A strong countercurrent of activism and research around water in the region has kept the plight of these streams in the public eye. In the mid-'70s and '80s, scientists and activists, many from neighboring Berkeley, turned their attention toward the neglected creeks and rivers in their own cities. Their work sparked the nation's first grassroots attempts to restore urban streams and protect community watersheds. In 1985, Berkeley restorationists achieved perhaps their most symbolic victory. They "daylighted" a buried stretch of Strawberry Creek, exhuming it from pipes and restoring it to a channel on the surface.

A 1987 amendment to the Clean Water Act forced local governments to curb urban runoff. To help cities meet the new requirements, watershed protection groups cropped up throughout the state and country, inspired by what was happening in the Bay Area. More than 50 such groups now operate in the East Bay counties of Alameda and Contra Costa alone. These groups have done more than just educate the public; they've marshaled the manpower for small restoration projects. Yet financial and logistical constraints have generally confined most urban creek restorations to wealthier communities, such as Los Gatos, San Luis Obispo and Pasadena.

Meanwhile, in the East Bay's poor industrial communities, progress has come in fits and starts. After a few early victories -- including the creation of the very first community watershed coalition here on Wildcat Creek -- the urban watershed movement collided with bleak economic and environmental realities.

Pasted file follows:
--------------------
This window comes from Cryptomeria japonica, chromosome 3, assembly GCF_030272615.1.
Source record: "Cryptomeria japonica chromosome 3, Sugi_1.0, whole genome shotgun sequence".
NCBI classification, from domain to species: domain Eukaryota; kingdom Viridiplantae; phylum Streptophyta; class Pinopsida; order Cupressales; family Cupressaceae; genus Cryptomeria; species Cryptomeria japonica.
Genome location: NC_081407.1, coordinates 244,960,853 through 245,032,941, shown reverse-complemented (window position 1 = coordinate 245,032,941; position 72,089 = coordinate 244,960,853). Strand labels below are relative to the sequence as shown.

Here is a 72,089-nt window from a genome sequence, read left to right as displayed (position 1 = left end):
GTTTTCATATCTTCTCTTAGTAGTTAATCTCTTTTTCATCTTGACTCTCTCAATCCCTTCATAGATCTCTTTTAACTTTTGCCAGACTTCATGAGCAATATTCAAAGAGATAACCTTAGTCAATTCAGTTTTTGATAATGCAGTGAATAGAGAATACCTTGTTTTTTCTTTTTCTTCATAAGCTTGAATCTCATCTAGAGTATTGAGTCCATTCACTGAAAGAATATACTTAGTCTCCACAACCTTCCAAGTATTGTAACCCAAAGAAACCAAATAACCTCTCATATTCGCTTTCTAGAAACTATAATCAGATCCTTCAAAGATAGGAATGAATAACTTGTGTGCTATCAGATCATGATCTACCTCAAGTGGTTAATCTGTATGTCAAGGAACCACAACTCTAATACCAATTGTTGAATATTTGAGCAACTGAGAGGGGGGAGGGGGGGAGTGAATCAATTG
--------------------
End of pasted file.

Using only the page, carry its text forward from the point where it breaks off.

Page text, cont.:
Today, however, a new generation of Bay Area restorationists is working with renewed vigor to mobilize poor residents around their local waterways, on the premise that improving the local environment can also stimulate the local economy. In spite of the recent downturn, there are hints at federal, state and local levels of a sweeping green jobs initiative. It's a bold attempt to reconcile key ecological principles with the functions of the marketplace.

From an ecological standpoint, it couldn't be happening at a more critical time. In February, more than two dozen Bay Area streams were found to be in violation of the Clean Water Act. Collectively, these small streams have become a massive conveyor belt, sending vast quantities of trash and toxins into the Bay and Pacific Ocean.

The Urban Creeks Council, one of the region's most prominent groups, has taken a wide-scale approach to its troubled waterways, creating a comprehensive restoration plan for Wildcat and San Pablo creeks. Funded by a four-year, $750,000 state and federal grant, the proposal includes restoration of greenbelted stream channels and removal of invasive plants, not to mention summer jobs for local high schoolers. Phil Stevens, executive director of the Urban Creeks Council, says the concept represents something altogether new: a collaborative, sustainable model of urban watershed management. "This is basically ‘Creeks 2.0,' " said Stevens. "The idea is that we're not just doing a single restoration project and moving on, but looking at an integrated management model that could make the watershed an asset for the entire county."

High Country News Classifieds
  • PHILANTHROPY COORDINATOR
    Wyoming Wildlife Federation - collaborates with the Executive Director and staff to ensure the effective implementation of all philanthropic activities. https://wyomingwildlife.org/hiring-philanthropy-coordinator/.